Solar power growing in the Nye County area
Several new solar projects are in the planning stage for the area near Pahrump Valley.
One of the applicants, Copper Solar LLC, filed an application for transportation and utility facilities with the Public Utilities Commission of Nevada on public land for a right-of-way for the construction, operation and decommissioning of a 700-megawatt photovoltaic solar project, a 700-megawatt capacity battery energy storage system, an approximately 4-mile 230-kilovolt generation-tie line, an on-site substation, and associated facilities, according to the documents.
The proposed Copper Rays Solar Project would be located immediately west of State Route 160 and approximately 8 miles southeast of Pahrump, according to the documents.
Laura Abram, director of project execution and public affairs at First Solar, the parent company of the proposed project, said that the area was selected due to its large size, flat topography, and relative lack of critical wildlife habitat.
“In addition, this location has access to nearby transmission lines, and has limited visibility from the surrounding community,” Abram said in an email.
The project does not currently have a Power Purchase Agreement (PPA) for the sale of the energy but Abram said that First Solar will be working to secure a PPA for the project. will interconnect into GridLiance West’s transmission system.
Last month, BLM announced the approval of the Yellow Pine Solar Project, a 3,000-acre installation proposed 10 miles southeast of Pahrump. The Copper Rays Solar Project would be located approximately one mile to the northwest of the Yellow Pine Solar Project.
Some environmental groups voiced concerns that Copper Rays as well as several other proposed projects could industrialize the area around Tecopa Road near Pahrump and cause big environmental losses including some of the vegetation and impact to the desert tortoise.
Abram said that First Solar strives to develop its projects responsibly and takes care in understanding and mitigating potential impacts to wildlife, vegetation, and habitat.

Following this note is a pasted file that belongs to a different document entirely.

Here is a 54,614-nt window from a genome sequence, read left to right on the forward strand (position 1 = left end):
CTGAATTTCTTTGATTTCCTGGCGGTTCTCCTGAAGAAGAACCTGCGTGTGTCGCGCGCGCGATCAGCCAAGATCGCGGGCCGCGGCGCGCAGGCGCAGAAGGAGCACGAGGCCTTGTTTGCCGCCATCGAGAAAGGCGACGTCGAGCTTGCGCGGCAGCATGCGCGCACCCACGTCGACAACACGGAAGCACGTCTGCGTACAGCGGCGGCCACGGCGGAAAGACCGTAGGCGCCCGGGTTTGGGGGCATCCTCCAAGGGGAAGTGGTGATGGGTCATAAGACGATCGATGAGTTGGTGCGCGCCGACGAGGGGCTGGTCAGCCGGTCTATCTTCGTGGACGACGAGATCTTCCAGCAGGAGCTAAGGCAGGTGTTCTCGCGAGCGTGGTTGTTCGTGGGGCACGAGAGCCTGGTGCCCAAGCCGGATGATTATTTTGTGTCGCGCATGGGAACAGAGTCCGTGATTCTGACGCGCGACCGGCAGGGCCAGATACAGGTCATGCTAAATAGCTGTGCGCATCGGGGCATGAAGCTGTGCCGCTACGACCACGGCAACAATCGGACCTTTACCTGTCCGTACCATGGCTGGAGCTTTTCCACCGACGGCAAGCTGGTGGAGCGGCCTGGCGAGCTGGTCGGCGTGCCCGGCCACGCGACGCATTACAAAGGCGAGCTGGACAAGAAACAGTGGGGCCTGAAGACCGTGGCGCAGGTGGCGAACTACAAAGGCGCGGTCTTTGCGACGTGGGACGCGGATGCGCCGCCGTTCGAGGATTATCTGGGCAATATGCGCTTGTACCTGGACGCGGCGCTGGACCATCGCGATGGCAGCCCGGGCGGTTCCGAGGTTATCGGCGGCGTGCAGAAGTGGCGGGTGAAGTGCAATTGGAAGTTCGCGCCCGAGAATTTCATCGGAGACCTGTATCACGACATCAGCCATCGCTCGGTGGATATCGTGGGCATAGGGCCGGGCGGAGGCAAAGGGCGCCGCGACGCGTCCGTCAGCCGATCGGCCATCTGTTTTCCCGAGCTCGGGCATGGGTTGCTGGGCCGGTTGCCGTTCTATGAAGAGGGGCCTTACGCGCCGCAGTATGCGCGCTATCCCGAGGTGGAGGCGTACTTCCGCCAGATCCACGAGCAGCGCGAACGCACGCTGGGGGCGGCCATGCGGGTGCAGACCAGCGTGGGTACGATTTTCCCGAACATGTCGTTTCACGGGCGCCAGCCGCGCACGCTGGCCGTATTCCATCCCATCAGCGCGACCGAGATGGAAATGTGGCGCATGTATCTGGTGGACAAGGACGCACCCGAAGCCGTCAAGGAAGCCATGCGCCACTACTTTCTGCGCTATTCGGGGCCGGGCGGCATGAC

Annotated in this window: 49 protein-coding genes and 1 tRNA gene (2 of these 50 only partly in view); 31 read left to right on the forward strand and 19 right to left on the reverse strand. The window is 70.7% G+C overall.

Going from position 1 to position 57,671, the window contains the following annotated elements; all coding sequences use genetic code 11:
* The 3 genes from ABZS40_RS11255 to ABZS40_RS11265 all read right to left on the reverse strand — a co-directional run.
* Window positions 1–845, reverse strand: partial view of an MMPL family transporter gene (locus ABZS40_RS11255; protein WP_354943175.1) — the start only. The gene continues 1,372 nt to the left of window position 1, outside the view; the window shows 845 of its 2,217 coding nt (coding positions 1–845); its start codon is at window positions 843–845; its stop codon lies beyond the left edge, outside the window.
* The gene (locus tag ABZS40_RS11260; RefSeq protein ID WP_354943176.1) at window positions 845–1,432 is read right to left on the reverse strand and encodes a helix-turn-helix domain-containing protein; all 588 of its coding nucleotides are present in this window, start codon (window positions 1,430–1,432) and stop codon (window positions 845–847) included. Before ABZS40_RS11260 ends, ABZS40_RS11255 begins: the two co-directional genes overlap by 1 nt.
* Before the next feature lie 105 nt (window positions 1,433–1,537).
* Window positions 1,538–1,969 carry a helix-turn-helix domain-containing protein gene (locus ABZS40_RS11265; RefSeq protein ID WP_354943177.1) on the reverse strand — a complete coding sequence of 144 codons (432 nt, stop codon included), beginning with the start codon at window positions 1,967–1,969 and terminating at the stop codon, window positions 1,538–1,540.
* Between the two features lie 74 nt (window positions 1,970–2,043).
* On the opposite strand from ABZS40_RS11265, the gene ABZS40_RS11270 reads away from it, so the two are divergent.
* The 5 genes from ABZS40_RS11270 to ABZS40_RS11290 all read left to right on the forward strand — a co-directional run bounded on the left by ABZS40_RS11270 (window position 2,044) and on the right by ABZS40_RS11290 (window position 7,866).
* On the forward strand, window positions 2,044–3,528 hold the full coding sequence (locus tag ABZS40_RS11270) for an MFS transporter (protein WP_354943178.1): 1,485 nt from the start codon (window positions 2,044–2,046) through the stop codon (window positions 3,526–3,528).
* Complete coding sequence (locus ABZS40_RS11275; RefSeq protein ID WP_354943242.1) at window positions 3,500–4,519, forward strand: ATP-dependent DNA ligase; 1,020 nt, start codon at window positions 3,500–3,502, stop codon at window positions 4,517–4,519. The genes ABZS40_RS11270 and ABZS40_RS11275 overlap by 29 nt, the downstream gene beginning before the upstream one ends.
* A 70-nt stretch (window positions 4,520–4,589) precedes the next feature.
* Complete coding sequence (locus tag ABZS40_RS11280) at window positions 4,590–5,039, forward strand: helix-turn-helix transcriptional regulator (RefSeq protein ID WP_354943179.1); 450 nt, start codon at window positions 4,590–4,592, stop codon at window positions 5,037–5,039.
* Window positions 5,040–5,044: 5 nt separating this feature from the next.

“In fact, the site received a high priority from the BLM Southern Nevada District Office which evaluated BLM project applications to be processed based primarily on lowest environmental conflicts,” Abram said in an email.
Before construction, the project will conduct extensive surveys to determine the exact population of tortoise present on site, if any, and ensure that they are protected and not impacted by the project, Abram said. Through the BLM’s permitting process, impacts to the tortoise and other wildlife and vegetation will be analyzed and minimized to the greatest extent possible, she added.
The project will bring tax benefits to Nye County and create approximately 500-700 high-paying construction jobs and up to 5 long term full-time jobs during operations, Abram said.
“These jobs will support many other indirect jobs and industries in the Southern Nevada economy, such as lodging, restaurants, supplies, and more,” Abram said.
Kirsten Cannon, a public affairs specialist for Southern Nevada District, said that in August, BLM Southern Nevada District Office completed priority determinations for six large-scale renewable energy right-of-way applications.
Three applications were ranked as high priority: Copper Rays and Rough Hat-Nye in the Pahrump Field Office and Rough Hat-Clark in the Las Vegas Field Office. All are proposed on public land near the recently approved Yellow Pine Solar Project.
“Applications have been submitted for these projects and we are working with the applicants to determine how and when we are going to start moving forward on processing their applications,” Cannon said.
The applications were submitted by renewable energy developers in locations that the 1998 Resource Management Plan allows for renewable energy development. Consideration of the applications by the BLM would involve an opportunity for public comment as part of compliance with the National Environmental Policy Act.